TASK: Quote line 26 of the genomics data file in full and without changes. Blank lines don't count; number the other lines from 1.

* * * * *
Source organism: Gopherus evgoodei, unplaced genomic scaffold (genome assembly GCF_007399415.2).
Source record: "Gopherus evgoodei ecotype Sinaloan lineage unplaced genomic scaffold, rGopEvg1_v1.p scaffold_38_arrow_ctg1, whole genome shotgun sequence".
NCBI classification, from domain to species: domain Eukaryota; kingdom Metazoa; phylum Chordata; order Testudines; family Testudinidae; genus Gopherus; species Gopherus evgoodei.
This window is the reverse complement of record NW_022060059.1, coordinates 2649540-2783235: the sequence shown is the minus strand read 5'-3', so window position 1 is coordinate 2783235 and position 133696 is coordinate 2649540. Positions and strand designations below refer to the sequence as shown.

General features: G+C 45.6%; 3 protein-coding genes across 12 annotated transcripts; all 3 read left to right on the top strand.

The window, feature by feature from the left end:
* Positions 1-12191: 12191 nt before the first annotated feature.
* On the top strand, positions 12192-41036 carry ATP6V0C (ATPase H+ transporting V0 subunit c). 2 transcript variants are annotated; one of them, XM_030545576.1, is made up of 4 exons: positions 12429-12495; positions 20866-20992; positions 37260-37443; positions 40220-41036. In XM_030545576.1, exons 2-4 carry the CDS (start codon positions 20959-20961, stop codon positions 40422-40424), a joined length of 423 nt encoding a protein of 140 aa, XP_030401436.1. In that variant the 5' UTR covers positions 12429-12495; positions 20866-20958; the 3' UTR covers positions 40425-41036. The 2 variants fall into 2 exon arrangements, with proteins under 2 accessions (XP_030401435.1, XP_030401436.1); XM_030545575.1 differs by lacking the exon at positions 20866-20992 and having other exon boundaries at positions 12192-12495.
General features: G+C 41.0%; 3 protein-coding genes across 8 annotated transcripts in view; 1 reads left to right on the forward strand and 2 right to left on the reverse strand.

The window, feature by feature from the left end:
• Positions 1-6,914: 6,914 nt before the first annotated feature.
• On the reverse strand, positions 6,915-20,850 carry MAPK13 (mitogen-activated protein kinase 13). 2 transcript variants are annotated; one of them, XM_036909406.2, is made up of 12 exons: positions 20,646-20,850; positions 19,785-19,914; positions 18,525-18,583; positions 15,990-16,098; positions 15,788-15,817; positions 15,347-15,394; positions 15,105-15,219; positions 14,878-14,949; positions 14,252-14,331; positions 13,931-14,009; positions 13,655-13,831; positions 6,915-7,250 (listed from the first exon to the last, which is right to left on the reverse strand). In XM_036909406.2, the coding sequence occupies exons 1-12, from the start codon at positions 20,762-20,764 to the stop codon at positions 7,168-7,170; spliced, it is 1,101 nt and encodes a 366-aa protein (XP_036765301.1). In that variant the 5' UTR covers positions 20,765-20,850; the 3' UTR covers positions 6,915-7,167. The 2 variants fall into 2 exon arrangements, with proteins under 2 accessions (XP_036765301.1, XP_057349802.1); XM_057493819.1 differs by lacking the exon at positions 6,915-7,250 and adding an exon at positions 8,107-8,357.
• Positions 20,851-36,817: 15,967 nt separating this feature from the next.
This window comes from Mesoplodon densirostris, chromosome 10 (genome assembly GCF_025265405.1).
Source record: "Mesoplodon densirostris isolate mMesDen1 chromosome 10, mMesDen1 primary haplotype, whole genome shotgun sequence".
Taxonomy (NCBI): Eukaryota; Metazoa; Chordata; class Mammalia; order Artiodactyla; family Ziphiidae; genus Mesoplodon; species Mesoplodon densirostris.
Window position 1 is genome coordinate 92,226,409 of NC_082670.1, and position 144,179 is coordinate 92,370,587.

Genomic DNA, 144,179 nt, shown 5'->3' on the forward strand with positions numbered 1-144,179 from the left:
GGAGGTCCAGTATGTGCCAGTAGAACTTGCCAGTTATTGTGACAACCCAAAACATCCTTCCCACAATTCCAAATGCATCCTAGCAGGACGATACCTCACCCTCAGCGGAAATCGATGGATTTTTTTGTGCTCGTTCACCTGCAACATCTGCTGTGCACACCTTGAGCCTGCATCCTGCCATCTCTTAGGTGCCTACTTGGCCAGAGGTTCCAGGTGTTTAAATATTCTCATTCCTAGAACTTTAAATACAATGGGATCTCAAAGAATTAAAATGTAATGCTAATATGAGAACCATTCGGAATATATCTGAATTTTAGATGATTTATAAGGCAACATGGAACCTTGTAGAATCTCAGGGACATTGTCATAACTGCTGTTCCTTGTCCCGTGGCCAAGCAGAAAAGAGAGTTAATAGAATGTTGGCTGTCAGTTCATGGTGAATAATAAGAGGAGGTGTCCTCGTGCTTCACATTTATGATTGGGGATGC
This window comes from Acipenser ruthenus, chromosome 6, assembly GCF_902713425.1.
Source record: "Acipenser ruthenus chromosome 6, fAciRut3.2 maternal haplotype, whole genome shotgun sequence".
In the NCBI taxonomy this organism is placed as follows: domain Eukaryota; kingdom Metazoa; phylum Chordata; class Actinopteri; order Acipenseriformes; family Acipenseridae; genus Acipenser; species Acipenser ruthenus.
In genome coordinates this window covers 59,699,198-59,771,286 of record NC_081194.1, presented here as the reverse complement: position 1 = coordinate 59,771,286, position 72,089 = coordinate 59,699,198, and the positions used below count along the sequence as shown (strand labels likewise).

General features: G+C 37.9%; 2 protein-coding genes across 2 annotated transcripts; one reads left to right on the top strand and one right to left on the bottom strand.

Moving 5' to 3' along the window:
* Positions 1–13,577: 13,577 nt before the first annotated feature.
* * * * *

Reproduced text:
* Positions 1–13,577: 13,577 nt before the first annotated feature.